A Vagabond Painter Looks for Home

On "Marsden Hartley’s Maine," on view at the Met Breuer through June 18

Modernism and regionalism, two seemingly opposing forces in 20th-century art, came together in the paintings of Marsden Hartley (1877-1943). This is the premise of “Marsden Hartley’s Maine,” a haunting if narrow exhibition now on view at the Met Breuer—a homecoming of its own for the American master.

This is the first Hartley survey in New York since 1980, when his work filled these same gallery walls in what was then the Whitney Museum. For this “painter from Maine”—as Hartley declared himself to be after a lifetime of wandering—homelessness and homecoming became interwoven with the same modernist thread.

“Hartley transformed American modernism by approaching his place of origin as a lifelong creative resource,” write the exhibition’s co-curators, Randall R. Griffey of the Metropolitan Museum of Art, Donna M. Cassidy of the University of Southern Maine and Elizabeth Finch of the Colby College Museum of Art, the collaborating institution where the exhibition will go on view in July.

Early on, Hartley thought of himself “as near being a man of no land as anyone I know, spiritually speaking.” Hartley was 8 years old when his mother, Eliza, died in the Maine mill town of Lewiston. The death divided his family and left him without a home. Inspired by the transcendentalism of Ralph Waldo Emerson, he found a path back to his own sense of place through his paintings. Mixing the innovations of European modernism with the vernaculars of American craft, Hartley sought to go beyond mere appearances by transforming his impressions into felt objects. “For both Emerson and Hartley,” writes the poet Richard Deming in the exhibition’s catalog, “the work of art is not the thing itself, or even a representation of the thing itself, but the artist’s process of imagining.”

“The Ice Hole, Maine” (1908-09).

“The Ice Hole, Maine” (1908-09).

In “Marsden Hartley’s Maine,” this process begins at full imaginative power in a suite of paintings and drawings he created between 1907 and 1910 of the mountains along the Maine-New Hampshire border—extraordinary work that launched his career when exhibited at Alfred Stieglitz’s 291 gallery, then the center of American modernism. With heavy brushstrokes influenced by the Italian Neo-Impressionist Giovanni Segantini, along with the textile crafts he saw in his native state, Hartley wove incantatory visions in paint. He captures the crackle of brown leaves in “Maine Woods” (1908), the bitter wind of “Winter Chaos, Blizzard” (1909), and the crystalline lake of “The Ice Hole, Maine” (1908-09). Hartley renders every element—the clouds, the water, the patches of forest—with the same high-keyed brilliance.

Just as Hartley searched out a New England iconography in his totemic paintings, he looked to modern painters, both in America and Europe, as spiritual mentors. After discovering the brooding seascapes of Albert Pinkham Ryder (1847-1917), Hartley’s palette became darker. Following the centennial celebration of the birth of Winslow Homer, Hartley turned from the mountains to the rocky coast for a series of paintings inspired by Prouts Neck, where Homer lived and worked.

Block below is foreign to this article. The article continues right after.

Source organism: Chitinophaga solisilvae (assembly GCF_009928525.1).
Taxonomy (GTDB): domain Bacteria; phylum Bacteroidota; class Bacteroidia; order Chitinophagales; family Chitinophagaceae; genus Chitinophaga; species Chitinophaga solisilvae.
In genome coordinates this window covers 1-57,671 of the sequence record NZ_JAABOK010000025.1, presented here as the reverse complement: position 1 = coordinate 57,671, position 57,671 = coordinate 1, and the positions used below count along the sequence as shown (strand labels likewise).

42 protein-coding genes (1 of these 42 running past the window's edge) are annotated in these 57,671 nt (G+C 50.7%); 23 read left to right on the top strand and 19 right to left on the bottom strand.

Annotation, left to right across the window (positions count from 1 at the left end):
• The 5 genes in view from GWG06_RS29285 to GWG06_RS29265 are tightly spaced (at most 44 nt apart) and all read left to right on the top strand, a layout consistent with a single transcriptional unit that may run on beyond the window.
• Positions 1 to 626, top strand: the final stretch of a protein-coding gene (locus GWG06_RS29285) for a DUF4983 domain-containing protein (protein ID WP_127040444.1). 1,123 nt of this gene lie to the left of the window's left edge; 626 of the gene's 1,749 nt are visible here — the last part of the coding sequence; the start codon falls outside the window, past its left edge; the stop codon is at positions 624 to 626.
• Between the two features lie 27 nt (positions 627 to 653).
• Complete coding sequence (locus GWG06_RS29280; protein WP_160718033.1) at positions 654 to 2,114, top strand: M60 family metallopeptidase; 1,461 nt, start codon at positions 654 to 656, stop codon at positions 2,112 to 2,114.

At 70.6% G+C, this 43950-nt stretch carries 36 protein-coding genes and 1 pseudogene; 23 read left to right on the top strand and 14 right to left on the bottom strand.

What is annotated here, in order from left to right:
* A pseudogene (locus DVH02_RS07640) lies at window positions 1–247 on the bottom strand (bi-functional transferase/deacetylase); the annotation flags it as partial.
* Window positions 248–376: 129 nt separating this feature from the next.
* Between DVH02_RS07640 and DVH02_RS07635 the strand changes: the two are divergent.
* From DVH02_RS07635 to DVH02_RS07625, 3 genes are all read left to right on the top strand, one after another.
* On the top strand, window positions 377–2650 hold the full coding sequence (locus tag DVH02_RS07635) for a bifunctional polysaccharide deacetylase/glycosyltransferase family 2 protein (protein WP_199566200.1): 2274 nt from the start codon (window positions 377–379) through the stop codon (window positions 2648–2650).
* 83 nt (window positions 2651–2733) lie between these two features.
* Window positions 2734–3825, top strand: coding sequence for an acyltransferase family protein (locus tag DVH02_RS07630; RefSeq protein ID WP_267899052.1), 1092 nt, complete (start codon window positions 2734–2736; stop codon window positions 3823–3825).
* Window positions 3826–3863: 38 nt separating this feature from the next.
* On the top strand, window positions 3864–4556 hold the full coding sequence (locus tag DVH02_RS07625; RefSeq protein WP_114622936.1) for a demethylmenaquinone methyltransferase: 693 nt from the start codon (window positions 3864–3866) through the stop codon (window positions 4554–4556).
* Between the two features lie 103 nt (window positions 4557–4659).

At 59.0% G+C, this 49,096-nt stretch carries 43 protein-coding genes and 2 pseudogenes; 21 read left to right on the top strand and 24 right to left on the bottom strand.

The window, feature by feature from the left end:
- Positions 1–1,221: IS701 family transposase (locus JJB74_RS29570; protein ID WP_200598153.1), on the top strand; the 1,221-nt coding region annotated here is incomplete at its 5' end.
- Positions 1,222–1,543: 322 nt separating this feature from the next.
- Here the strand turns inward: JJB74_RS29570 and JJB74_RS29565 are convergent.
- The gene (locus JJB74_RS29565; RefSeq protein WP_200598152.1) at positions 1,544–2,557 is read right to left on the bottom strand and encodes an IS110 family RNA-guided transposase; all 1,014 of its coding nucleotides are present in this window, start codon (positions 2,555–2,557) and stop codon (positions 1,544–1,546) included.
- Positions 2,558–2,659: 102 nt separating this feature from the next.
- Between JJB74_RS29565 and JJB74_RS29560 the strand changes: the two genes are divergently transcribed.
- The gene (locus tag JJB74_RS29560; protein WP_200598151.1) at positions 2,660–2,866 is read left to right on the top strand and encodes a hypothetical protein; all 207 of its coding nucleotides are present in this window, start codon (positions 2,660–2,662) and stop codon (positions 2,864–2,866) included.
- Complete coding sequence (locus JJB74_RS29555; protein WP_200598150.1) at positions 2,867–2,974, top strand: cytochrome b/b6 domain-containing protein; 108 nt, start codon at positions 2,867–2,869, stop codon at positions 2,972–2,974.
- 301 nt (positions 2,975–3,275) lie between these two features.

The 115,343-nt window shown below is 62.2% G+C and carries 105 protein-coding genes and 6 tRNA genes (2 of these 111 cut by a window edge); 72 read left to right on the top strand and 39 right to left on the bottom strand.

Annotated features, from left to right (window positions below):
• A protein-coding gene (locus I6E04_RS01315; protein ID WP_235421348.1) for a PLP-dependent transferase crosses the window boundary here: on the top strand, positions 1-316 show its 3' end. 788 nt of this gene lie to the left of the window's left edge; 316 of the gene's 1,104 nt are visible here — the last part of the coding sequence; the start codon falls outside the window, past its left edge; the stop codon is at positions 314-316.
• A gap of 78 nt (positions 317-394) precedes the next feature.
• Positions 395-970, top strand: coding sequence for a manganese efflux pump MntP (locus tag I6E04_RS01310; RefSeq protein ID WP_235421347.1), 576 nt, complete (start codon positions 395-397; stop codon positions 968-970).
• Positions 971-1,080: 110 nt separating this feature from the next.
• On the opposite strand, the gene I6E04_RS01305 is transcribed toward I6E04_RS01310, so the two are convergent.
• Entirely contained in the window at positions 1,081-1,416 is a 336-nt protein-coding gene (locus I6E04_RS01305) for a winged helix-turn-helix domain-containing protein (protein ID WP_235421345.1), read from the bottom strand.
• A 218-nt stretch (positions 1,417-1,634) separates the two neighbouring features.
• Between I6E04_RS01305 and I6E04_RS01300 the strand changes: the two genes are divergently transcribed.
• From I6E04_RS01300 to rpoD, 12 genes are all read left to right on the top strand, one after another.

Hartley’s “Lobster Fishermen” (1940-41). Credit: Marsden Hartley/The Metropolitan Museum of Art

Hartley’s “Lobster Fishermen” (1940-41). Credit: Marsden Hartley/The Metropolitan Museum of Art

Paul Cézanne was another influence. Cézanne’s bathers became transformed into Hartley’s iconic lifeguards and sportsmen of Old Orchard Beach. Stirred by Cézanne’s paintings of Mont Sainte-Victoire, Hartley also made a pilgrimage to his own magic mountain of Katahdin. An astonishing series of primary colors and shapes of Katahdin that Hartley painted from 1939 through 1942 recalls those early hills of 1910 and brings the exhibition full circle.

Marsden Hartley, Mt. Katahdin, Maine, No. 2

Marsden Hartley, Mt. Katahdin, Maine, No. 2

The exhibition suggests other unexpected influences: The Mount Fuji of Hiroshige and Hokusai in Hartley’s mountains; the hinterglasmalerei, or reverse-glass painting, of Bavarian folk art in Hartley’s use of black ground.

These brief inclusions hint at the problem with “Marsden Hartley’s Maine”: its narrow focus; “Maine” without the full richness of Hartley. There may be an argument to exclude his famed abstract “Portrait of a German Officer” (1914), but it makes less sense to edit out paintings of Gloucester, Mass., or Nova Scotia, when Hartley’s notion of place was rooted as much in an idea as in geography.

At the same time, the questions that such a focused exhibition can raise may be lost in a broader survey. Hartley’s paintings remain fresh today because they put down their roots in composite soil. He reached for a place of belonging in his art even as he never quite attained it in his life. “You don’t transpose a New Englander,” Hartley declared. “He can’t escape himself ever—he can only widen his width—and that’s what I’ve done.”